Kentucky Transitional Assistance Program (KTAP) is the monetary assistance program established by Kentucky using Federal funds from the TANF (Temporary Assistance for Needy Families) block grant. KTAP provides financial and medical assistance to needy dependent children in Kentucky and the parents, or relatives, with whom the children are living. KTAP also helps families find jobs or get training that leads to a job.
A family can only get KTAP for 60-months (5 years) in a lifetime. Each month a family gets KTAP counts toward the 60-month limit. A family does not have to get KTAP for 60-months straight. For example, a family can get KTAP for 24-months and stop. Later, the family can get 36-more months.
KTAP payments to families are based on family size and income. In addition to the monetary grant, KTAP recipients may also be eligible for supportive services such as childcare and transportation assistance through the Kentucky Works program. Relocation Assistance is also available to qualified KTAP recipients, as are the educational bonus, work incentive bonus, and Employment Retention Assistance.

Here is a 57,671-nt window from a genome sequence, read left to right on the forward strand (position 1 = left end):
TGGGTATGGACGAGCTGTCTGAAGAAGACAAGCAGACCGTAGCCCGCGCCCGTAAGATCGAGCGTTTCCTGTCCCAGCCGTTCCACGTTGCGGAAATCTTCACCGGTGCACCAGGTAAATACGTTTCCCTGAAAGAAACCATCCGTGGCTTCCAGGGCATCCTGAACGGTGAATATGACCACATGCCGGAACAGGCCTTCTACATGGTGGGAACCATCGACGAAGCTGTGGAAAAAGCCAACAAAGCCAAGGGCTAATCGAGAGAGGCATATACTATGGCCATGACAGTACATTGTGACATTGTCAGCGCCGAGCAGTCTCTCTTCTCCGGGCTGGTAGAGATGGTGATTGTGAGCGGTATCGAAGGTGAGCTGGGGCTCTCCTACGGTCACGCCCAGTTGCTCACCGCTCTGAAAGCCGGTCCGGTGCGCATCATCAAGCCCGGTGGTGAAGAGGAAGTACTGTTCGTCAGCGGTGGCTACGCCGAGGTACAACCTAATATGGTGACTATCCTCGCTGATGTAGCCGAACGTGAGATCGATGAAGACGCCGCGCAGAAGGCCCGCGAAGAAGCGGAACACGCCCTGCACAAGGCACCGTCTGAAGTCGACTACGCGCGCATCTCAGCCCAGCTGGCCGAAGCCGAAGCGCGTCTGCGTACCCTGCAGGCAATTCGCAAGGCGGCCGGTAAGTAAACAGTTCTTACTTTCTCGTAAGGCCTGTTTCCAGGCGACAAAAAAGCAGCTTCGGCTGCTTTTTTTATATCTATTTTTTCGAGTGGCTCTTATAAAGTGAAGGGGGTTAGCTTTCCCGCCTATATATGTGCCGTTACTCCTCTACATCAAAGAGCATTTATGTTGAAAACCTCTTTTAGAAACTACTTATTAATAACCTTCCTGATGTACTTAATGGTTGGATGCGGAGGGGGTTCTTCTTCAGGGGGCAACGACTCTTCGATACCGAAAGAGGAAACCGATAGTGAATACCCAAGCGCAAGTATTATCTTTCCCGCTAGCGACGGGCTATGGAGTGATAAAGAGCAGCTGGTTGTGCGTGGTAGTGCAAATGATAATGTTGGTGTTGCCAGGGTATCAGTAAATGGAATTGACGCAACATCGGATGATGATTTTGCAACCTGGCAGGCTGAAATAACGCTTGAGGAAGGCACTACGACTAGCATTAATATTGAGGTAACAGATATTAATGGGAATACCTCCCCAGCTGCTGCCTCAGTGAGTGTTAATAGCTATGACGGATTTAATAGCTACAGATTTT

In order to qualify for this benefit program, you must be a resident of the state of Kentucky, a U.S. citizen or qualified alien, unemployed or under employed (working for very low wages), a parent/relative caregiver who is responsible for children up to the age of 18 (or 19 years old if meeting the school attendance requirement), and have low or very low income.
A family may apply for KTAP and other assistance at the local Community Based Services offices in the county where the family lives. For additional information about KTAP, contact your local Department for Community Based Services office.
What happens when a KTAP person goes to work?
- The KTAP check does not always stop. The earnings may not be counted for two months.
- When the earnings are counted in the KTAP case, certain deductions are allowed.
- A family member may also get help with things needed in order to keep working
What happens if KTAP is discontinued due to work?
- The family may still get some help such as Medicaid or food stamp benefits.
- The family may get Work Incentive reimbursements for up to nine months.
- Child care assistance may be received as long as the family meets the guidelines for the Child Care Assistance Program.